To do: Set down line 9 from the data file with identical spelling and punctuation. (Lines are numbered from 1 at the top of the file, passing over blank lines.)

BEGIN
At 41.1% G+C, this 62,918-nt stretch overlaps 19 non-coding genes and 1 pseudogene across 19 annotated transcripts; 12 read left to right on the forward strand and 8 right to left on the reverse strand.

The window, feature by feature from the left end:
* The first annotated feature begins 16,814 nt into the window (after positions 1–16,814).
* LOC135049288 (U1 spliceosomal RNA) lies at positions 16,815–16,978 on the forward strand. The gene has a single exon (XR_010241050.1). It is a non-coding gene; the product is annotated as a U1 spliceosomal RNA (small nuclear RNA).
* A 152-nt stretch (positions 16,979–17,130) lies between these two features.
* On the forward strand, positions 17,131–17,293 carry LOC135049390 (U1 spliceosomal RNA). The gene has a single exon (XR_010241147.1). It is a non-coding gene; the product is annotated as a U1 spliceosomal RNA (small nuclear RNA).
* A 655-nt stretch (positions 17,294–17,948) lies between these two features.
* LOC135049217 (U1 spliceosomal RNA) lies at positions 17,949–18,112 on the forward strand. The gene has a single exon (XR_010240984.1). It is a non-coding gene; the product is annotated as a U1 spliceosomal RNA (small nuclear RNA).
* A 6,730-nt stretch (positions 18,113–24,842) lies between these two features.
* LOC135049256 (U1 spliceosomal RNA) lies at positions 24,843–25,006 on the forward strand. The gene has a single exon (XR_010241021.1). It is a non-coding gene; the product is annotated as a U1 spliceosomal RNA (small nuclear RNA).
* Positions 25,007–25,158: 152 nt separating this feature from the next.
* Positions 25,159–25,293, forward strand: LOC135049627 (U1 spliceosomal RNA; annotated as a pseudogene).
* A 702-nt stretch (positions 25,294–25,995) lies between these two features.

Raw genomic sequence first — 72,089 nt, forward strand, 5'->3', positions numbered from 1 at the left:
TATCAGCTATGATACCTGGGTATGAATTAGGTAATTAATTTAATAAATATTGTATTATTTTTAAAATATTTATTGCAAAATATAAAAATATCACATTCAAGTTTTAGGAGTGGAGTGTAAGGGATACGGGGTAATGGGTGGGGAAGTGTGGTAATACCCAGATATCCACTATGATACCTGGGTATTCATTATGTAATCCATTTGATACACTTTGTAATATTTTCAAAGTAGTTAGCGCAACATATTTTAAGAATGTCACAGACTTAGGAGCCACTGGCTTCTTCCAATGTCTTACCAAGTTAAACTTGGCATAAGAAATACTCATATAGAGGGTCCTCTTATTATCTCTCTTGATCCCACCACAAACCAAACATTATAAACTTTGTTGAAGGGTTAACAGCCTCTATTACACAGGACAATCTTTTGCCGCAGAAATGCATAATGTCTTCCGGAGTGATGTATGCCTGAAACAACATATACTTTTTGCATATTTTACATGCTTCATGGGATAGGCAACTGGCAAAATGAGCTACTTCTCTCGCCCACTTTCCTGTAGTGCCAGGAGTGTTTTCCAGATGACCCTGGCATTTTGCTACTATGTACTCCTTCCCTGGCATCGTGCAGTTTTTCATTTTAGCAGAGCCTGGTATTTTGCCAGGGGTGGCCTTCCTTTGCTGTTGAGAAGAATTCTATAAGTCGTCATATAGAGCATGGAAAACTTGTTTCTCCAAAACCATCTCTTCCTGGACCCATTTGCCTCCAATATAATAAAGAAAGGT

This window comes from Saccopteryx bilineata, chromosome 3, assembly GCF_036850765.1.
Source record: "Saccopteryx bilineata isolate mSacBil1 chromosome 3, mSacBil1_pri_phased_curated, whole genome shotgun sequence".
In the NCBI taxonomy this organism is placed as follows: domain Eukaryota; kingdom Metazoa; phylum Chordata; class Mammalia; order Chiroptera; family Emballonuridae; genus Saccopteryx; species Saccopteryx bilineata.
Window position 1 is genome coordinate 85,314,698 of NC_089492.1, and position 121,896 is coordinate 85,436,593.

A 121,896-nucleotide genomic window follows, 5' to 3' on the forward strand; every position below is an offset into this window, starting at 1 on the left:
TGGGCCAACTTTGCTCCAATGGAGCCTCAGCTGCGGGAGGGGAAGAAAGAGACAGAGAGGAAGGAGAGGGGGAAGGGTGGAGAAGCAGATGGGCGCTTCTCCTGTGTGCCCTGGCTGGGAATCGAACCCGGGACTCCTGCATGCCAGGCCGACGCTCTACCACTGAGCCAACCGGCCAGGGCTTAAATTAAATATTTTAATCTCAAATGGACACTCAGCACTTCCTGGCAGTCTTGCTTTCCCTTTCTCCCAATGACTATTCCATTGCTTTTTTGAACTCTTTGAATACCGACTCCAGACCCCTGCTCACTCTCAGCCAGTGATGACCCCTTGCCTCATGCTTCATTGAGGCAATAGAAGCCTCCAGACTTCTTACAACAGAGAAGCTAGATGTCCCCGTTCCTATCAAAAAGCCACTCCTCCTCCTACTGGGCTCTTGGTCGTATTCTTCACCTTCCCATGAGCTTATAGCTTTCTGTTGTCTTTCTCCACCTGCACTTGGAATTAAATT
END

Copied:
* A 6,730-nt stretch (positions 18,113–24,842) lies between these two features.